Same bat time. Same bat channel.

Do you ever feel that way when you’re planning a meeting for your leadership team? Been there, done that, nothing new to say.

You don’t have to struggle with those meetings anymore! It’s time to put your team through the PACES. I used to struggle coming up with new and engaging meetings for my leadership team. I started using this acronym to help in the planning process and I found one of the most valuable tools I have ever used in leadership development.

Praise & Accolades—Youth pastors might know better than anyone else how thankless youth ministry can be. Always start your team time with some props—some “atta boys” and “way-to-go girls.” Your team needs to know what they’re doing right. And more than that, they need to know you noticed them doing it!

Accountability—All of us have certain expectations of our leadership. Hopefully, we’ve outlined those expectations for them before they joined the team. Part of sharpening one another is holding one another accountable to those expectations. “Commit to what you’ve committed to.” I ask my workers about contacts they’ve made with kids, how much time they’re spending in study, how their personal time with the Lord is growing…all commitments they made when they joined our team.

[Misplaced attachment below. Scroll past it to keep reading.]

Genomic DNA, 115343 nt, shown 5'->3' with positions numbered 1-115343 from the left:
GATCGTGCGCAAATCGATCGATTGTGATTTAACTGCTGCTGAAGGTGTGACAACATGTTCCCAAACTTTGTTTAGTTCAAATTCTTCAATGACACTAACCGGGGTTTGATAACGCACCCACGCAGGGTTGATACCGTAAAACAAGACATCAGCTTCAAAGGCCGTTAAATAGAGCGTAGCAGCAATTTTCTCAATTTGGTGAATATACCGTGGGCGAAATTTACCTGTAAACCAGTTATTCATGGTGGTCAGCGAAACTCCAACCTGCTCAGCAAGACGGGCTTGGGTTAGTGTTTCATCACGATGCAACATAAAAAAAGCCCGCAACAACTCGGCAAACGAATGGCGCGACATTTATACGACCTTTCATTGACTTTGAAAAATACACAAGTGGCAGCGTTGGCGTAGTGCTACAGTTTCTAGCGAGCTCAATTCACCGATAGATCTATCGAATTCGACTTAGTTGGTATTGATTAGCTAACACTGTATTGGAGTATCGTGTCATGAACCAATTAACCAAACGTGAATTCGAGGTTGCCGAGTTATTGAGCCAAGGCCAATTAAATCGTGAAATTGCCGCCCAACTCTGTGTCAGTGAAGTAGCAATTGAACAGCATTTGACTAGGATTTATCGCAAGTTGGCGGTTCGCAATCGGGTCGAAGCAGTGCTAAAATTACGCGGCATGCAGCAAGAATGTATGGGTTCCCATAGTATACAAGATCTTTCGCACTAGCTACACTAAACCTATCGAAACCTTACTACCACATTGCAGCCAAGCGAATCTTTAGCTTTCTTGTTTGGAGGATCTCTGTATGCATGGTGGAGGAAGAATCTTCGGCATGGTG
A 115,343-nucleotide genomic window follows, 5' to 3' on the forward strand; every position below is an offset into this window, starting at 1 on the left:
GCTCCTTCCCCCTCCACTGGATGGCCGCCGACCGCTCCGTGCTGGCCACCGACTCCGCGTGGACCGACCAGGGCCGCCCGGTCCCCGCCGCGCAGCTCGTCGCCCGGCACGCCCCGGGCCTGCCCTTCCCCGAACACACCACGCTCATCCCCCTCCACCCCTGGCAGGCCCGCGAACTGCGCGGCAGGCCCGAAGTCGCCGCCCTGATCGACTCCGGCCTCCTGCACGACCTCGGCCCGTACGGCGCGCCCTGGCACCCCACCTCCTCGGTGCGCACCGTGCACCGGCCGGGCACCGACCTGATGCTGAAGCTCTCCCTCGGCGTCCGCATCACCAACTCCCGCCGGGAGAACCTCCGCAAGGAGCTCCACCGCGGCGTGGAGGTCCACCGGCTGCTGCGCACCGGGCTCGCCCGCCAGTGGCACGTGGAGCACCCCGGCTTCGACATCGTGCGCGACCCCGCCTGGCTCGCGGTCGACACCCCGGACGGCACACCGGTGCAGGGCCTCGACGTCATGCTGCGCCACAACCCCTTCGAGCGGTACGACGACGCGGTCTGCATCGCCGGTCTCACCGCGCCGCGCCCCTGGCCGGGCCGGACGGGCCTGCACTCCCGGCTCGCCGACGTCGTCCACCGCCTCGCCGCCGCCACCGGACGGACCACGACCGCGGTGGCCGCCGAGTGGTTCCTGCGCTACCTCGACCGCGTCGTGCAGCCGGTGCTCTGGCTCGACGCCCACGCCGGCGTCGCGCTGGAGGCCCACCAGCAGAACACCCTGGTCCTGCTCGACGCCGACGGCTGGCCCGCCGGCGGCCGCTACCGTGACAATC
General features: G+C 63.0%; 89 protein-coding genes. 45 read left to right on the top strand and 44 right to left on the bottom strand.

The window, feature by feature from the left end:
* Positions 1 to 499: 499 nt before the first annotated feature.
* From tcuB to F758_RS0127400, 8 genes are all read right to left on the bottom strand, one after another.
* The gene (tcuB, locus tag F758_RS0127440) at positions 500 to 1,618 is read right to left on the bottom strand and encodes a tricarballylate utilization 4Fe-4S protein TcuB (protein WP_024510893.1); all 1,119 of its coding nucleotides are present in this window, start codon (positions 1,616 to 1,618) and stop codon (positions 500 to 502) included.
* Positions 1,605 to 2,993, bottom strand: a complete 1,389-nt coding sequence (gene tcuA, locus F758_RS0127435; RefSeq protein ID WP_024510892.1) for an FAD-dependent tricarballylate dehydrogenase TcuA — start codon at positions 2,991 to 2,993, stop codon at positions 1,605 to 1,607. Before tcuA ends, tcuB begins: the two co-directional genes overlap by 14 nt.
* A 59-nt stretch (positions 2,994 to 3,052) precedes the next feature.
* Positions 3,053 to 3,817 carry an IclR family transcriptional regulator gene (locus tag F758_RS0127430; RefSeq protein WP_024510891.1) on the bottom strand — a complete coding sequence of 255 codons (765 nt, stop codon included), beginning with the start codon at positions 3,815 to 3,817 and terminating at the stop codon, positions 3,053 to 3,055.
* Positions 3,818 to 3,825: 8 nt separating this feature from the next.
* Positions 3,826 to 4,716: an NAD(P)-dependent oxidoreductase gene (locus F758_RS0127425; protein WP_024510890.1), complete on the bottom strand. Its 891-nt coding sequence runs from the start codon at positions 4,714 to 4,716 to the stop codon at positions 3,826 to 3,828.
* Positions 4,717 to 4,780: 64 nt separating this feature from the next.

Calendar—What’s coming up—and what responsibility do your leaders bear in that event? What’s happening in the church body as a whole—things your team might not be aware of because they spend a lot of their time with the teenagers? Informed leaders are happy leaders.

Education—Help your team understand the culture they’re on mission to! Sometimes that education will directly relate to upcoming youth studies or events. Sometimes it’ll just be random, “did-you-know-this-about-teenagers” kind of stuff. Missionaries have better success in reaching people when they understand the culture they work within.

Scripture & Supplication—Listen, there’s a good chance that your team members are sacrificing their opportunities to be involved in a small group or Bible study because they’re serving alongside you in the youth ministry. When you have the opportunity to meet with them, remind them they’re their own small group. Give some time for shared life—shared joy, shared pain, shared scripture. Pray for one another. Build team that extends beyond their service and beyond the youth ministry.

…but wait a minute. Isn’t this a little like “same bat time; same bat channel?” Aren’t you just doing the same meeting over and over again? Sure you are, but you kept tuning in to that show, right? The show was predictable, but in an exciting and entertaining way. It was dependable, but engaging. It was funny, but serious. Your team-building time can be that, too. And you don’t even need a cave, a butler, and a bunch of cool gadgets.

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